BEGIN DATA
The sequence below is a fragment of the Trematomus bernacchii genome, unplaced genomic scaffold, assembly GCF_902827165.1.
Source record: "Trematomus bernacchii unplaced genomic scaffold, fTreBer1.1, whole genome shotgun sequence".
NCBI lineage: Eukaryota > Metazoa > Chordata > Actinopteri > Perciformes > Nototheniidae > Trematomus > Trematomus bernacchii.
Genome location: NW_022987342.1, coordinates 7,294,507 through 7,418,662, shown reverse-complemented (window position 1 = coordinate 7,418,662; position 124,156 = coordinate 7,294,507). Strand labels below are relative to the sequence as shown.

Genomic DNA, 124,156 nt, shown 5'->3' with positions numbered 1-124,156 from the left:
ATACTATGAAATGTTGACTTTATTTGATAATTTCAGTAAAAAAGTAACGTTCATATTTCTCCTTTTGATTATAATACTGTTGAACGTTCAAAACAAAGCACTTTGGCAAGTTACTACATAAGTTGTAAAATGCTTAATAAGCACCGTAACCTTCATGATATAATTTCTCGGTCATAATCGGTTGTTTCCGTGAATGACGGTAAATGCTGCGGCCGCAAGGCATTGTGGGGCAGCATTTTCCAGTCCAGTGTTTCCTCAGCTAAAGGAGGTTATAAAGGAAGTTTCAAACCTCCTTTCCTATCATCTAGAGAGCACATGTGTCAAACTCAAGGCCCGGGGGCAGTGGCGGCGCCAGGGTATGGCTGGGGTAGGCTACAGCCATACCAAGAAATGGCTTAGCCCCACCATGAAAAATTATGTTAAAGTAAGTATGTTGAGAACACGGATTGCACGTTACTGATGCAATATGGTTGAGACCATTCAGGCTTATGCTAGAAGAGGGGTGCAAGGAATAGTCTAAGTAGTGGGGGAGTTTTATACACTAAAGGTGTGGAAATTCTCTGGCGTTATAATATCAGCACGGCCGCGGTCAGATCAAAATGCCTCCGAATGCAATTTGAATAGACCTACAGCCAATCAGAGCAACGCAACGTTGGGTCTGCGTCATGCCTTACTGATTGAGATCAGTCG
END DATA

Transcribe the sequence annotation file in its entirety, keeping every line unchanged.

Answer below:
The sequence below is a fragment of the Trematomus bernacchii genome, unplaced genomic scaffold, assembly GCF_902827165.1.
Source record: "Trematomus bernacchii unplaced genomic scaffold, fTreBer1.1, whole genome shotgun sequence".
NCBI lineage: Eukaryota > Metazoa > Chordata > Actinopteri > Perciformes > Nototheniidae > Trematomus > Trematomus bernacchii.
Genome location: NW_022987342.1, coordinates 7,294,507 through 7,418,662, shown reverse-complemented (window position 1 = coordinate 7,418,662; position 124,156 = coordinate 7,294,507). Strand labels below are relative to the sequence as shown.

Genomic DNA, 124,156 nt, shown 5'->3' with positions numbered 1-124,156 from the left:
ATACTATGAAATGTTGACTTTATTTGATAATTTCAGTAAAAAAGTAACGTTCATATTTCTCCTTTTGATTATAATACTGTTGAACGTTCAAAACAAAGCACTTTGGCAAGTTACTACATAAGTTGTAAAATGCTTAATAAGCACCGTAACCTTCATGATATAATTTCTCGGTCATAATCGGTTGTTTCCGTGAATGACGGTAAATGCTGCGGCCGCAAGGCATTGTGGGGCAGCATTTTCCAGTCCAGTGTTTCCTCAGCTAAAGGAGGTTATAAAGGAAGTTTCAAACCTCCTTTCCTATCATCTAGAGAGCACATGTGTCAAACTCAAGGCCCGGGGGCAGTGGCGGCGCCAGGGTATGGCTGGGGTAGGCTACAGCCATACCAAGAAATGGCTTAGCCCCACCATGAAAAATTATGTTAAAGTAAGTATGTTGAGAACACGGATTGCACGTTACTGATGCAATATGGTTGAGACCATTCAGGCTTATGCTAGAAGAGGGGTGCAAGGAATAGTCTAAGTAGTGGGGGAGTTTTATACACTAAAGGTGTGGAAATTCTCTGGCGTTATAATATCAGCACGGCCGCGGTCAGATCAAAATGCCTCCGAATGCAATTTGAATAGACCTACAGCCAATCAGAGCAACGCAACGTTGGGTCTGCGTCATGCCTTACTGATTGAGATCAGTCG